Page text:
The latest summary of polling by the ACT government on its plans to develop a light rail system for Canberra has found 56 per cent public support, according to a new market research report.
Capital Metro Minister Simon Corbell will release a summary of communication and engagement tracking surveys conducted by Piazza Research on Monday. The report shows in August this year, 56 per cent of participants said they supported a light rail system for the city, compared with 34 per cent who opposed it.
In June 2014 the same tracking survey found 55 per cent support and 34 per cent opposition, dropping to 54 per cent support and 32 per cent opposition in December 2014.
The government-commissioned phone polling was conducted in three instalments and included a randomised sample of between 1192 and 1265 ACT residents.
There is a 2.8 per cent margin or error.
It asked participants for their views on light rail in Canberra, but not specifically on the stage one city to Gungahlin tram line.
Support for light rail grew to 67 per cent in August 2015 after participants were told development "was part of a wider plan to connect the whole city with an integrated transport system".
The report said 43 per cent of participants believed the government was "investing in light rail to upgrade or improve transport options", while 29 per cent thought it was "to reduce or prevent traffic congestion" and 24 per cent believed it was for political reasons.
Asked if "traffic congestion will be problem for Canberra in the future", 69 per cent said "yes" in August. The result was down from 79 per cent in December 2014.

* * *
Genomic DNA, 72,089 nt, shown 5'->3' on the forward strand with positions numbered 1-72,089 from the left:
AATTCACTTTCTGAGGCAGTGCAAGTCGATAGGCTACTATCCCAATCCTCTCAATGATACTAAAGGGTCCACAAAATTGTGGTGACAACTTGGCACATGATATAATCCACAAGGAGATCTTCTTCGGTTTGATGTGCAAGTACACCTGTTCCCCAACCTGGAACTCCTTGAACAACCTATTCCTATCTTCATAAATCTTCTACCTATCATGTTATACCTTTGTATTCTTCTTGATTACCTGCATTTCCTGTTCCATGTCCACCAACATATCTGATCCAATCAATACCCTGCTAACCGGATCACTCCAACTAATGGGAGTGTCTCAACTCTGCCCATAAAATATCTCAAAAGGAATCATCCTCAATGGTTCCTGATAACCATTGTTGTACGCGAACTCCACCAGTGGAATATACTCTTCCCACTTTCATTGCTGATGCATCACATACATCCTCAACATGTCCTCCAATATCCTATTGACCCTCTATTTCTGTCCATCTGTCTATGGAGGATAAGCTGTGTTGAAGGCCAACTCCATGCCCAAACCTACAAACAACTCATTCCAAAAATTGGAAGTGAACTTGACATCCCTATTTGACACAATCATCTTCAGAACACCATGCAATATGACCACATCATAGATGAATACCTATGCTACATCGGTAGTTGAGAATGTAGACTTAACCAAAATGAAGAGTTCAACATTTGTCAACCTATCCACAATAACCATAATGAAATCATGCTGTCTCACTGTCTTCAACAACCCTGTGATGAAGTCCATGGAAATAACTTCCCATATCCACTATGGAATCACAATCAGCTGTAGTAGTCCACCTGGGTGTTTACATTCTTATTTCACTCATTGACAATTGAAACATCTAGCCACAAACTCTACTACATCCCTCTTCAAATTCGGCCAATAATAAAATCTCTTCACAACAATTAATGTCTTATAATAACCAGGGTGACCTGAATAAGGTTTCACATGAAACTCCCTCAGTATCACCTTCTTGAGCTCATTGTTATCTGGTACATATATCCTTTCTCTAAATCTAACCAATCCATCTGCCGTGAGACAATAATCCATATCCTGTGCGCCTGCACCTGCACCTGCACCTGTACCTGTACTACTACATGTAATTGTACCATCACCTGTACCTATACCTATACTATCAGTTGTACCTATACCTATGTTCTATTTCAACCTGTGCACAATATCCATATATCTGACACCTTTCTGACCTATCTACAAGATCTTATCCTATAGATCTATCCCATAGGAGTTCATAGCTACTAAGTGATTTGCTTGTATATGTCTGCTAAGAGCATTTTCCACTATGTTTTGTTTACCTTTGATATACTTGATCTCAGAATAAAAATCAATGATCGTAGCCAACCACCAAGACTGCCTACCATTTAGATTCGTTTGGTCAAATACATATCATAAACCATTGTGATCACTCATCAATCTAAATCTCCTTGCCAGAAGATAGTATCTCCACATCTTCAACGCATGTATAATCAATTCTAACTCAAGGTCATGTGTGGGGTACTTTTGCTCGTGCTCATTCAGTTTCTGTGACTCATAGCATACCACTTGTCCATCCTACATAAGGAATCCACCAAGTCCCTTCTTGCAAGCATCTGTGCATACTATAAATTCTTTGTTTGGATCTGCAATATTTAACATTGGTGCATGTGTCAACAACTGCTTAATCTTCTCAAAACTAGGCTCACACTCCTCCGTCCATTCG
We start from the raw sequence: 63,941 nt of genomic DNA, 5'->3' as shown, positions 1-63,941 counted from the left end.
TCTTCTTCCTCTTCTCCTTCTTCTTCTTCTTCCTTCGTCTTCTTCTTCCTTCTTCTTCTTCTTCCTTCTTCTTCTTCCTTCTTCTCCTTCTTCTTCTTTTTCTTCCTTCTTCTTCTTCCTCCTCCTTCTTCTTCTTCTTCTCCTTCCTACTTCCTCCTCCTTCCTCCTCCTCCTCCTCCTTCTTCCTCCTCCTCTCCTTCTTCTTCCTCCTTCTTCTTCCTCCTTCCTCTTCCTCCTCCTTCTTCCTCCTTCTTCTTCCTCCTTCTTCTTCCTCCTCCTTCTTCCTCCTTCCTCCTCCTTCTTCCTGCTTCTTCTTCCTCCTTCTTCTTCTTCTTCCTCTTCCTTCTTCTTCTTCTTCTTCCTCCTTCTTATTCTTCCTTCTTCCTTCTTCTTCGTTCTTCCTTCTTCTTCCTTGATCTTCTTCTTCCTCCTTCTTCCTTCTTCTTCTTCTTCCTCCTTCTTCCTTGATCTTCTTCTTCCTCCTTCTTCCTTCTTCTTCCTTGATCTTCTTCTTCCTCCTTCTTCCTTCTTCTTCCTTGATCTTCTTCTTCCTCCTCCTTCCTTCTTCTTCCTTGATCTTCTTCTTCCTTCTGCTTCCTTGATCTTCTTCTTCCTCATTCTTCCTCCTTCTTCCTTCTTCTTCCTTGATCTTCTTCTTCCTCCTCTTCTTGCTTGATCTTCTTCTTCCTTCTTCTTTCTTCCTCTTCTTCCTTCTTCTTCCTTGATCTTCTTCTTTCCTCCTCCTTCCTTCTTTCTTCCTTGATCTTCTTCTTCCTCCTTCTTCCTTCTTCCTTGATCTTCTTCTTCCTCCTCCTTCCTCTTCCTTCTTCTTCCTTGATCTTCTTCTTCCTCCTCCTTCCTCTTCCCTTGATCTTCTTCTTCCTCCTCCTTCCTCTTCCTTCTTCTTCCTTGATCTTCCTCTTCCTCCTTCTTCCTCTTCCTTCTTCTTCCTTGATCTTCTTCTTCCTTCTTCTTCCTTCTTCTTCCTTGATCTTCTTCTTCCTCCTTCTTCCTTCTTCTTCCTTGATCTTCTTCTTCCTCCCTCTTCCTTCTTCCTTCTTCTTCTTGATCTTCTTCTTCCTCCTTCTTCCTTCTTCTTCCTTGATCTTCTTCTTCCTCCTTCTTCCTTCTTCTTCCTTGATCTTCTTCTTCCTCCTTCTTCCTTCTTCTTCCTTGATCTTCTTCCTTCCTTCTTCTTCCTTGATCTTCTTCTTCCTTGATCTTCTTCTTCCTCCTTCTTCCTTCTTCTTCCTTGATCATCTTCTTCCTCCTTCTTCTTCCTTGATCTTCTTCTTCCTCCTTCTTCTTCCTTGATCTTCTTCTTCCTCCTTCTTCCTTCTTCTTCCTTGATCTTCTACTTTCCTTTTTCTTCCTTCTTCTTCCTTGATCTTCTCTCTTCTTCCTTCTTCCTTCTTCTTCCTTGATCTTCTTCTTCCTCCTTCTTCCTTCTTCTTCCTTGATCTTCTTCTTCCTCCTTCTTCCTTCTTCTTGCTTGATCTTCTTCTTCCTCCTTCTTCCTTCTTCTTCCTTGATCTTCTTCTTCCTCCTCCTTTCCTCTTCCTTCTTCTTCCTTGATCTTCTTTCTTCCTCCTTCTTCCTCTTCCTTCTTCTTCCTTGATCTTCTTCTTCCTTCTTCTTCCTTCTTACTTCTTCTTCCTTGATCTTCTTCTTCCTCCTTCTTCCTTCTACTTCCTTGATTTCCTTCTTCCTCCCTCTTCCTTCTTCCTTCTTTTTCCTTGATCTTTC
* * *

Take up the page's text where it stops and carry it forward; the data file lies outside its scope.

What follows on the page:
Asked if they would be "more likely to use public transport if it involved a light rail system within easy walking distance or was accessible via other means", 61 per cent of participants said "yes". Thirty per cent of participants said "no" and nine per cent were unsure.
Responses to the question were not broken down across the three polling periods in the report.
Women may want to use tram services more than men, at 65 per cent compared with 58 per cent. More younger people believe they might use light rail than older people: 66 per cent of 18-34 year-olds, 67 per cent of 35-49 year-olds and 46 per cent of those 65 or older.
Of households with children, 67 per cent said they might use light rail compared with 58 per cent of households with no children.
Asked how much participants agreed or disagreed with the statement "the Capital Metro development will provide a good economic stimulus to the Canberra economy", 10 per cent strongly agreed and 53 per cent agreed while 19 per cent disagreed and 10 per cent strongly disagreed. Seven per cent were unsure.
Mr Corbell said the report showed there was consistent "majority support for this important city changing project".
"While there is a very vocal minority opposition to this project it is clear that the majority of Canberrans want investment in a modern, reliable public transport system that will provide for them both today and into the future," he said.
"Many Canberrans recognise that traffic is a problem now and many more believe that it will be in the future."
He welcomed the 61 per cent of participants who said they would start using public transport because of the addition of light rail.
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